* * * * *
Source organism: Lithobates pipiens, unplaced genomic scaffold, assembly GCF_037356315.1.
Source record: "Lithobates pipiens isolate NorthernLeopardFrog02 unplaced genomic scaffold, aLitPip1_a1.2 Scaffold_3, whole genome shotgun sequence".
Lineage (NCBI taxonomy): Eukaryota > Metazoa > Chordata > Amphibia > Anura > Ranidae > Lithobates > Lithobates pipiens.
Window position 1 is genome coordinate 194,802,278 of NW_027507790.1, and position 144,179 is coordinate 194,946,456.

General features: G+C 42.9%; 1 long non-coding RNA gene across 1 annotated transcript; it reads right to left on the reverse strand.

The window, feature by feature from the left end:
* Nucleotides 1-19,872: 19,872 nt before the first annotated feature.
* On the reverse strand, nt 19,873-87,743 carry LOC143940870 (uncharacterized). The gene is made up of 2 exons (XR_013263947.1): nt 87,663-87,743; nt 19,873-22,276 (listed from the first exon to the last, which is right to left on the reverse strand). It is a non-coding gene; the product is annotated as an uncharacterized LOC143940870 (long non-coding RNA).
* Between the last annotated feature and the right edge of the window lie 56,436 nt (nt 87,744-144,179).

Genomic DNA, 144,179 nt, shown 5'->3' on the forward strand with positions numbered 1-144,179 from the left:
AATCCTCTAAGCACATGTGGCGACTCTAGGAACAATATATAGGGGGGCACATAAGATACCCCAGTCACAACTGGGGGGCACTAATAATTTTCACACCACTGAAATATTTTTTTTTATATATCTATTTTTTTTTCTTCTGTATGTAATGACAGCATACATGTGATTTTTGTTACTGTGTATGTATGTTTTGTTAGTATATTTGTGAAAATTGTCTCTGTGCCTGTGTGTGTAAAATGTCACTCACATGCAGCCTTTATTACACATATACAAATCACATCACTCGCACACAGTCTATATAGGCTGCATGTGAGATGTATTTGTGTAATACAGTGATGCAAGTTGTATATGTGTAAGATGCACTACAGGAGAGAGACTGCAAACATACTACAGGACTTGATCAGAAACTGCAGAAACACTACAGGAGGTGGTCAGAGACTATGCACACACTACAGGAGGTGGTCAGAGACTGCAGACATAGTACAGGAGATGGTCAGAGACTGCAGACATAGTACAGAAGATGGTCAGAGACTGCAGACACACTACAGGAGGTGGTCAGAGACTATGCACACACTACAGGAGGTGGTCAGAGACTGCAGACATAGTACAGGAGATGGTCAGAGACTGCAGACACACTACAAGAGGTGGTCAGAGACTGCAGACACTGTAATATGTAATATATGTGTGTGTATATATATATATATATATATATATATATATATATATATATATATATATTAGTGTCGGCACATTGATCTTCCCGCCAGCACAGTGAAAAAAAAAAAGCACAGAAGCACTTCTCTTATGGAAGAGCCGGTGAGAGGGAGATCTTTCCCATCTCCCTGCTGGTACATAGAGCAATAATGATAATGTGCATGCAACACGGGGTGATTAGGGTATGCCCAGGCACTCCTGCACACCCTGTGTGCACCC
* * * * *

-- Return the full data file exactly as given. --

Source organism: Lithobates pipiens, unplaced genomic scaffold, assembly GCF_037356315.1.
Source record: "Lithobates pipiens isolate NorthernLeopardFrog02 unplaced genomic scaffold, aLitPip1_a1.2 Scaffold_3, whole genome shotgun sequence".
Lineage (NCBI taxonomy): Eukaryota > Metazoa > Chordata > Amphibia > Anura > Ranidae > Lithobates > Lithobates pipiens.
Window position 1 is genome coordinate 194,802,278 of NW_027507790.1, and position 144,179 is coordinate 194,946,456.

General features: G+C 42.9%; 1 long non-coding RNA gene across 1 annotated transcript; it reads right to left on the reverse strand.

The window, feature by feature from the left end:
* Nucleotides 1-19,872: 19,872 nt before the first annotated feature.
* On the reverse strand, nt 19,873-87,743 carry LOC143940870 (uncharacterized). The gene is made up of 2 exons (XR_013263947.1): nt 87,663-87,743; nt 19,873-22,276 (listed from the first exon to the last, which is right to left on the reverse strand). It is a non-coding gene; the product is annotated as an uncharacterized LOC143940870 (long non-coding RNA).
* Between the last annotated feature and the right edge of the window lie 56,436 nt (nt 87,744-144,179).

Genomic DNA, 144,179 nt, shown 5'->3' on the forward strand with positions numbered 1-144,179 from the left:
AATCCTCTAAGCACATGTGGCGACTCTAGGAACAATATATAGGGGGGCACATAAGATACCCCAGTCACAACTGGGGGGCACTAATAATTTTCACACCACTGAAATATTTTTTTTTATATATCTATTTTTTTTTCTTCTGTATGTAATGACAGCATACATGTGATTTTTGTTACTGTGTATGTATGTTTTGTTAGTATATTTGTGAAAATTGTCTCTGTGCCTGTGTGTGTAAAATGTCACTCACATGCAGCCTTTATTACACATATACAAATCACATCACTCGCACACAGTCTATATAGGCTGCATGTGAGATGTATTTGTGTAATACAGTGATGCAAGTTGTATATGTGTAAGATGCACTACAGGAGAGAGACTGCAAACATACTACAGGACTTGATCAGAAACTGCAGAAACACTACAGGAGGTGGTCAGAGACTATGCACACACTACAGGAGGTGGTCAGAGACTGCAGACATAGTACAGGAGATGGTCAGAGACTGCAGACATAGTACAGAAGATGGTCAGAGACTGCAGACACACTACAGGAGGTGGTCAGAGACTATGCACACACTACAGGAGGTGGTCAGAGACTGCAGACATAGTACAGGAGATGGTCAGAGACTGCAGACACACTACAAGAGGTGGTCAGAGACTGCAGACACTGTAATATGTAATATATGTGTGTGTATATATATATATATATATATATATATATATATATATATATATATATATTAGTGTCGGCACATTGATCTTCCCGCCAGCACAGTGAAAAAAAAAAAGCACAGAAGCACTTCTCTTATGGAAGAGCCGGTGAGAGGGAGATCTTTCCCATCTCCCTGCTGGTACATAGAGCAATAATGATAATGTGCATGCAACACGGGGTGATTAGGGTATGCCCAGGCACTCCTGCACACCCTGTGTGCACCC